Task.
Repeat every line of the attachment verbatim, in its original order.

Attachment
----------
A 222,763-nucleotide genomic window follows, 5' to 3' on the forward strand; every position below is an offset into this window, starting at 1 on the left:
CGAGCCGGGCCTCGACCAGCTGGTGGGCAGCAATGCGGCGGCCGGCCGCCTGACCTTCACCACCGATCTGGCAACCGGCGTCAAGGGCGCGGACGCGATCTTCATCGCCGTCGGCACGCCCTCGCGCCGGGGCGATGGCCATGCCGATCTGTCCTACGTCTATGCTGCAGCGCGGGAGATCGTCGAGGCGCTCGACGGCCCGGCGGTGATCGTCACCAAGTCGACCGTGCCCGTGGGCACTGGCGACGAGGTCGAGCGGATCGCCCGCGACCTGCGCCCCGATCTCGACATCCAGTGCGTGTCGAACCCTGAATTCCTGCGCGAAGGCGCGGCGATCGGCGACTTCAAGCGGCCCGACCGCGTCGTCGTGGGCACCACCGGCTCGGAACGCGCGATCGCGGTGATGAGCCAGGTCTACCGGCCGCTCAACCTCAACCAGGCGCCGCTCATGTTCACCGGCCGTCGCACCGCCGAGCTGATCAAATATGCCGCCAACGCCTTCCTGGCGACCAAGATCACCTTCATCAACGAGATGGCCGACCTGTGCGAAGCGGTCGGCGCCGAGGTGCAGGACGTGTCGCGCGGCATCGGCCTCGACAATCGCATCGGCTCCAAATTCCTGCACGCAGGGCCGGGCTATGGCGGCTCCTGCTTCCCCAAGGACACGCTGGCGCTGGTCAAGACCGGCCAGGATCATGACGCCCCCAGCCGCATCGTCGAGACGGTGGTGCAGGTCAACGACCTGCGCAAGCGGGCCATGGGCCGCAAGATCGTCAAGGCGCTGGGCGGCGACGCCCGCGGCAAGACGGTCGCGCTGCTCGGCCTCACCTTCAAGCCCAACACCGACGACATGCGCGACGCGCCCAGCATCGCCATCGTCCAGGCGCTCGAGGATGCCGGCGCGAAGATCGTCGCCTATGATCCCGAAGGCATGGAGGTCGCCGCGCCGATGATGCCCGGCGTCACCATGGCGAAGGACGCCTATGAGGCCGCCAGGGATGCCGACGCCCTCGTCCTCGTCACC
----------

A 222,763-nucleotide genomic window follows, 5' to 3' on the forward strand; every position below is an offset into this window, starting at 1 on the left:
CGAGCCGGGCCTCGACCAGCTGGTGGGCAGCAATGCGGCGGCCGGCCGCCTGACCTTCACCACCGATCTGGCAACCGGCGTCAAGGGCGCGGACGCGATCTTCATCGCCGTCGGCACGCCCTCGCGCCGGGGCGATGGCCATGCCGATCTGTCCTACGTCTATGCTGCAGCGCGGGAGATCGTCGAGGCGCTCGACGGCCCGGCGGTGATCGTCACCAAGTCGACCGTGCCCGTGGGCACTGGCGACGAGGTCGAGCGGATCGCCCGCGACCTGCGCCCCGATCTCGACATCCAGTGCGTGTCGAACCCTGAATTCCTGCGCGAAGGCGCGGCGATCGGCGACTTCAAGCGGCCCGACCGCGTCGTCGTGGGCACCACCGGCTCGGAACGCGCGATCGCGGTGATGAGCCAGGTCTACCGGCCGCTCAACCTCAACCAGGCGCCGCTCATGTTCACCGGCCGTCGCACCGCCGAGCTGATCAAATATGCCGCCAACGCCTTCCTGGCGACCAAGATCACCTTCATCAACGAGATGGCCGACCTGTGCGAAGCGGTCGGCGCCGAGGTGCAGGACGTGTCGCGCGGCATCGGCCTCGACAATCGCATCGGCTCCAAATTCCTGCACGCAGGGCCGGGCTATGGCGGCTCCTGCTTCCCCAAGGACACGCTGGCGCTGGTCAAGACCGGCCAGGATCATGACGCCCCCAGCCGCATCGTCGAGACGGTGGTGCAGGTCAACGACCTGCGCAAGCGGGCCATGGGCCGCAAGATCGTCAAGGCGCTGGGCGGCGACGCCCGCGGCAAGACGGTCGCGCTGCTCGGCCTCACCTTCAAGCCCAACACCGACGACATGCGCGACGCGCCCAGCATCGCCATCGTCCAGGCGCTCGAGGATGCCGGCGCGAAGATCGTCGCCTATGATCCCGAAGGCATGGAGGTCGCCGCGCCGATGATGCCCGGCGTCACCATGGCGAAGGACGCCTATGAGGCCGCCAGGGATGCCGACGCCCTCGTCCTCGTCACC